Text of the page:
The lens features a Phase Fresnel (PF) element in the design that allows the lens to be both light and compact since fewer lens elements are needed.
“Despite its 500mm focal length, the lens is small and light enough to use hand-held in a wide variety of situations where a photographer must capture unpredictable and fast-moving subjects, including sporting events and wildlife photography,” Nikon said in its announcement last month.
From his short time with the lens, Bednyakov can confirm that Nikon’s claim isn’t misleading.
“It’s really small and looks like 70-200 f/2.8 with a hood,” the photographer tells PetaPixel.
Pricing and availability of the lens have yet to be announced, but given that Nikon is already showing it off to photographers at parties, we’re guessing it’s not too far off now.
Update: Nikon Rumors is hearing that the lens has a length of 24cm (~9.5in) and a price tag of around $4,300. By comparison, the Nikon 300mm f/4 PF and 500mm f/4 (non-PF) measure 14.7cm (5.7in) and 38.5cm (15.15in), respectively, and cost $2,000 and $10,300, respectively.
Image credits: Photograph by Pavel Bednyakov and used with permission
Emily Ratajkowski’s New Engagement Ring Is Huge
Five months after her surprise wedding to producer Sebastian Bear-McClard, Emily Ratajkowski finally revealed her engagement ring. The supermodel showed off the massive sparkler, featuring both pear and square cut diamonds, along with her gold wedding band on Instagram. The first post, featuring her smiling hubby in the background, debuted the ring on her left hand, while she beautified her second picture with a selfie that paired the jewels with a diamond necklace.
Comparing the Sony a7 III and Canon 5D Mark IV for Astrophotography
I’m an avid night sky photographer that cut my teeth capturing the stars using the original Canon 6D. I shot with that camera for years until purchasing the Sony a7S (Mark I) after reading about how it could essentially “see in the dark.”
Using the Sony mirrorless system was a big change coming from Canon and no matter how awesome the images were, I never learned to love it.
After reading countless reviews of the Canon 5D Mark IV that touted its dynamic range and low light performance, I sold the a7S and made the leap into the new Canon flagship camera. I was not disappointed, as the new sensor was absolutely incredible for night sky photos. The resolution, dynamic range and high ISO performance was a welcome upgrade from my aging 6D and had a bigger “wow” factor than even the a7S I could deliver. The 5D Mark IV became my go-to camera for astrophotography.
Earlier this year, Sony announced the a7 III and it completely blew people away with the specs, especially given the price. The hype was then amplified when reviewers backed up the spec boost with amazing first-hand reviews. Sony was also well known for dominating in low light performance, so naturally, I was keen on getting my hands on the new camera and put it to the test.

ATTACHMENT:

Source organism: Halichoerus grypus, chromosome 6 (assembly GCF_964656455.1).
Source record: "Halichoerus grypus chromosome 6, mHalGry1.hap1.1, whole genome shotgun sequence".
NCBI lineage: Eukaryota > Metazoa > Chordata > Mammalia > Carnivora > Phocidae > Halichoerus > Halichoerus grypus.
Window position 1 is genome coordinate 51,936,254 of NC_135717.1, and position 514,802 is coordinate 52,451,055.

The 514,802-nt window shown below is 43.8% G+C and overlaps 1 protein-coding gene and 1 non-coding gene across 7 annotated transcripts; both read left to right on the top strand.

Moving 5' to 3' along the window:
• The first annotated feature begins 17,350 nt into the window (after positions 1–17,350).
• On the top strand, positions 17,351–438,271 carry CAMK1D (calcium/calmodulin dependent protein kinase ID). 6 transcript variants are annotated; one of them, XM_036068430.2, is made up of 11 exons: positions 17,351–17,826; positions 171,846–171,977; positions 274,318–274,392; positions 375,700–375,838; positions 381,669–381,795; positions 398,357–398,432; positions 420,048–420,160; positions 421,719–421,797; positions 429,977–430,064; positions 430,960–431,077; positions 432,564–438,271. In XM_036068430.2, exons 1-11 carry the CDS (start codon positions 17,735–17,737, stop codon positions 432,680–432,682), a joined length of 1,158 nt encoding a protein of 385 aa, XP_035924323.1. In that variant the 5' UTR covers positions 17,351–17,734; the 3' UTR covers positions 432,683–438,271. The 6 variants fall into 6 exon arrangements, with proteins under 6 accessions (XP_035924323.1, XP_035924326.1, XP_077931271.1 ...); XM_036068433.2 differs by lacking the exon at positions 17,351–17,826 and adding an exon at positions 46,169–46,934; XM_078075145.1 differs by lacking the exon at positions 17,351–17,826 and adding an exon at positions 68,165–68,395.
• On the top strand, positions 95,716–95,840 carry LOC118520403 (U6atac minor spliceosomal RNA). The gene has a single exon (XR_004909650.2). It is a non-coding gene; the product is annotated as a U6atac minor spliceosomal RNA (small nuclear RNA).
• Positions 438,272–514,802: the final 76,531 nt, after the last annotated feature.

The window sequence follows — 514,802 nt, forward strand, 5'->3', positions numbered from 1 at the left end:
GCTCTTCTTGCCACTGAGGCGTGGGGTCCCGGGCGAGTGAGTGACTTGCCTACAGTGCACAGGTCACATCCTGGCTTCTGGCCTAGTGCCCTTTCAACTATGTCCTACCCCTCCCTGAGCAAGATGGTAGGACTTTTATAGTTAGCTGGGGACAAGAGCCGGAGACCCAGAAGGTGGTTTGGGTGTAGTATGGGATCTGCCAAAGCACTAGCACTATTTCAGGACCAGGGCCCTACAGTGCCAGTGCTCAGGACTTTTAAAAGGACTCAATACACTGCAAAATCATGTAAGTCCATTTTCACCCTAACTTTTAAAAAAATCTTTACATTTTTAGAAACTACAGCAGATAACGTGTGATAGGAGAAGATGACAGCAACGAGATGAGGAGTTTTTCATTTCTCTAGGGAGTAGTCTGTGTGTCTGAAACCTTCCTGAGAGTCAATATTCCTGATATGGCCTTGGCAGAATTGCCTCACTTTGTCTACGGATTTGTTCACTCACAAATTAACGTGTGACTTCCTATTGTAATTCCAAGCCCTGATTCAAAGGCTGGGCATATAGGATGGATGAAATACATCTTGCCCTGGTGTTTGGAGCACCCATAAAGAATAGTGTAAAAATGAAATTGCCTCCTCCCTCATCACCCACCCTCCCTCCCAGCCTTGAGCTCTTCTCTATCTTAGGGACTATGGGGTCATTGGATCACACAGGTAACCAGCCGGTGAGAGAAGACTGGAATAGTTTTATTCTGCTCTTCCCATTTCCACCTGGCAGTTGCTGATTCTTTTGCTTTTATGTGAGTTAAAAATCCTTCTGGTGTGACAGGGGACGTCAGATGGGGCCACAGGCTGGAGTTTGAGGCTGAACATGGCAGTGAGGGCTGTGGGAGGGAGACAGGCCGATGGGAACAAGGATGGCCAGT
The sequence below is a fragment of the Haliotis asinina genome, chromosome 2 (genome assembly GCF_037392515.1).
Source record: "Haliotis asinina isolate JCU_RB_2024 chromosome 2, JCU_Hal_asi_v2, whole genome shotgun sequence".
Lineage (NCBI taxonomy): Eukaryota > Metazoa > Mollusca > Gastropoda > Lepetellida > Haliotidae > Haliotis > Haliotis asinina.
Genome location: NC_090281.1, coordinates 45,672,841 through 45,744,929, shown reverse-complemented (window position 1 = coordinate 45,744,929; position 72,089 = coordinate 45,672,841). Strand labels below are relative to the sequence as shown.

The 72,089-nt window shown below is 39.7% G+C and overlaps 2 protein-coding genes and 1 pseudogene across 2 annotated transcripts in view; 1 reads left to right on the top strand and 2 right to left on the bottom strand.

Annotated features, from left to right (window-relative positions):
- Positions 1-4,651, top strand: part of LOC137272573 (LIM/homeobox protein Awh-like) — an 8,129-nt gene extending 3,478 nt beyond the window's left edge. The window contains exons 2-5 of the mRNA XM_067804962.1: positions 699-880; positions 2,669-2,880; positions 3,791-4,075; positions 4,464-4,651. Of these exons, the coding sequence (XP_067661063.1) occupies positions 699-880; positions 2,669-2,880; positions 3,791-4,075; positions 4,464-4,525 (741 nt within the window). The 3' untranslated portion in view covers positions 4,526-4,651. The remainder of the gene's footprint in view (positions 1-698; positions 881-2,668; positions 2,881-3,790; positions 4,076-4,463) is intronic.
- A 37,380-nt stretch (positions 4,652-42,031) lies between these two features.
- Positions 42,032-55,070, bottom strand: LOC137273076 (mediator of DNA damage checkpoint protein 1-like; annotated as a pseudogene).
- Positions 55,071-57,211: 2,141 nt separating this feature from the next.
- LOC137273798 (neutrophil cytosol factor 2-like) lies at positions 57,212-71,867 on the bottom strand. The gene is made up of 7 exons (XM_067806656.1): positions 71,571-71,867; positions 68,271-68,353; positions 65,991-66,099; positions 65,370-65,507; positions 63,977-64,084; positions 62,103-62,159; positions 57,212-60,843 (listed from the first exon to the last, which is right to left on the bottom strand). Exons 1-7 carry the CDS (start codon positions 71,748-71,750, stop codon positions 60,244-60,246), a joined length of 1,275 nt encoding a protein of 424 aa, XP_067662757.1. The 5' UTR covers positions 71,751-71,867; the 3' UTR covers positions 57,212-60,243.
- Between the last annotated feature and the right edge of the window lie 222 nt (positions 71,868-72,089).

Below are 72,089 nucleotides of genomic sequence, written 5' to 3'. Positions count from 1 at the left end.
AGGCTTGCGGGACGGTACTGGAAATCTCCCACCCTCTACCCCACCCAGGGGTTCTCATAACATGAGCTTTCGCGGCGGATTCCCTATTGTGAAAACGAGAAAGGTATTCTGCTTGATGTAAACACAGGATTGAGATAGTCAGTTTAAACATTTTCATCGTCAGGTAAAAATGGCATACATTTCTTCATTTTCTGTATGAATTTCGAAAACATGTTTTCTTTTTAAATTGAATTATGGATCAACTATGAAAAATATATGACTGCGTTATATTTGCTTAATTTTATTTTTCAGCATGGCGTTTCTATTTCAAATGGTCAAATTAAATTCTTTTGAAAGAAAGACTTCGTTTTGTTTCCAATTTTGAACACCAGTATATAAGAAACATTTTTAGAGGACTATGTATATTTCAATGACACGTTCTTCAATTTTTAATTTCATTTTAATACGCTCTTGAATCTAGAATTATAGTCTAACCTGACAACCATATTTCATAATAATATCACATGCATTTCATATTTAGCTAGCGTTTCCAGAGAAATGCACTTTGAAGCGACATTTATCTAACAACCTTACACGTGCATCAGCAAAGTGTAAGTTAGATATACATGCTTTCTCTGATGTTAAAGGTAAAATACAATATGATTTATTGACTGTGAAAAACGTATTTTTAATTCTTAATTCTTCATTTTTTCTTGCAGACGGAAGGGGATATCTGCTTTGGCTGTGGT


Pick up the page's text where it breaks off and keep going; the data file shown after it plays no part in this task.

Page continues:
I made a 2-part video series in which I put the more expensive Canon 5D Mark IV up against the cheaper Sony a7 III to see how the two compared when shooting the night sky. I tested the dynamic range, compare images at various ISOs, and tested with some really long exposure shots using a star tracker. The goal of the test was to see which camera could deliver the best results as well as delivering the most value for the dollar spent.
In the first 13-minute video above, I head out into the field and share my first impression of each camera when shooting with them. I used the same lenses on each camera, the Rokinon 24mm f/1.4 and the Canon 35mm f/1.4 II. I adapted the Canon glass on the a7 III using the Sigma MC-11.
In the second 40-minute video above, I’m back home pixel peeping and comparing the images to see how the cameras performed and give my final conclusion and recommendation. The video’s sections are: Dynamic Range (2:20), ISO 3200/6400/12800/25600 Review (7:04), Long Exposure 120s/300s Review (17:21), Star Eater (24:11), Post Processed Image (27:51), and Conclusions (32:53).
After spending quite a bit of time with each of these cameras I was surprised with the outcome. If anyone is in the market for a full frame camera to shoot photographs of the stars, I think this comparison would help you decide which way to go.
What camera would I recommend? I would recommend the Sony a7 III.
About the author: Matt Quinn is a dark sky and nature photographer based in the Waterloo Region of Canada. The opinions expressed in this article are solely those of the author. You can find more of his work on his website, Facebook, Twitter, and Instagram.
Hanging Out with the Photographer of Beyonce’s ‘Diamonds’ Album Cover
YouTube star Karen Yeung recently visited photographer Markus Klinko, the international celebrity photographer who, among other things, captured the famous “diamond” portrait of Beyonce for the cover of her album Dangerously in Love. Yeung posed for similar portraits and then chatted with Klinko about the well-known Beyonce photos.
Yeung’s photo shoot was done in Klinko’s Bel Air house studio: